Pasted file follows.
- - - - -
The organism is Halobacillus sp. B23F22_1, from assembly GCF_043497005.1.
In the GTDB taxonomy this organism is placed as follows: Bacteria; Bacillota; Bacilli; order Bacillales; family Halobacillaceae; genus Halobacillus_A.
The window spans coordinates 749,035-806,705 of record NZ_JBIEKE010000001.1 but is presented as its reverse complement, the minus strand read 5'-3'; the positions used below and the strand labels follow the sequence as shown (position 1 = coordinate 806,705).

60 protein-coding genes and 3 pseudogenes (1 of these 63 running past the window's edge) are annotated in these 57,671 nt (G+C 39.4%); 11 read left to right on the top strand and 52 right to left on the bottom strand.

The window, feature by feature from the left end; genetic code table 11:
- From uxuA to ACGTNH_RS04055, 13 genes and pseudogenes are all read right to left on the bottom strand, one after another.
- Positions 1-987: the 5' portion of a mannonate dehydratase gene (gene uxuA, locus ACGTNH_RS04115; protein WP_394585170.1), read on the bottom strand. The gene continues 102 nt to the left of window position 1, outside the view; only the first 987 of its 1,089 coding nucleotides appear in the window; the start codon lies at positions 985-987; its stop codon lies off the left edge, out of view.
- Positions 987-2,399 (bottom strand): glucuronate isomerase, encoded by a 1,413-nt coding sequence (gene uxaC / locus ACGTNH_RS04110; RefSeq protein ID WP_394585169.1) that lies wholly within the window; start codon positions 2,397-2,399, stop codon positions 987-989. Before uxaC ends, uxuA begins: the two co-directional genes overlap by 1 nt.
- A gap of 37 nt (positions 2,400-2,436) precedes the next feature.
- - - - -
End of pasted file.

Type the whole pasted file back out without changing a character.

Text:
The organism is Halobacillus sp. B23F22_1, from assembly GCF_043497005.1.
In the GTDB taxonomy this organism is placed as follows: Bacteria; Bacillota; Bacilli; order Bacillales; family Halobacillaceae; genus Halobacillus_A.
The window spans coordinates 749,035-806,705 of record NZ_JBIEKE010000001.1 but is presented as its reverse complement, the minus strand read 5'-3'; the positions used below and the strand labels follow the sequence as shown (position 1 = coordinate 806,705).

60 protein-coding genes and 3 pseudogenes (1 of these 63 running past the window's edge) are annotated in these 57,671 nt (G+C 39.4%); 11 read left to right on the top strand and 52 right to left on the bottom strand.

The window, feature by feature from the left end; genetic code table 11:
- From uxuA to ACGTNH_RS04055, 13 genes and pseudogenes are all read right to left on the bottom strand, one after another.
- Positions 1-987: the 5' portion of a mannonate dehydratase gene (gene uxuA, locus ACGTNH_RS04115; protein WP_394585170.1), read on the bottom strand. The gene continues 102 nt to the left of window position 1, outside the view; only the first 987 of its 1,089 coding nucleotides appear in the window; the start codon lies at positions 985-987; its stop codon lies off the left edge, out of view.
- Positions 987-2,399 (bottom strand): glucuronate isomerase, encoded by a 1,413-nt coding sequence (gene uxaC / locus ACGTNH_RS04110; RefSeq protein ID WP_394585169.1) that lies wholly within the window; start codon positions 2,397-2,399, stop codon positions 987-989. Before uxaC ends, uxuA begins: the two co-directional genes overlap by 1 nt.
- A gap of 37 nt (positions 2,400-2,436) precedes the next feature.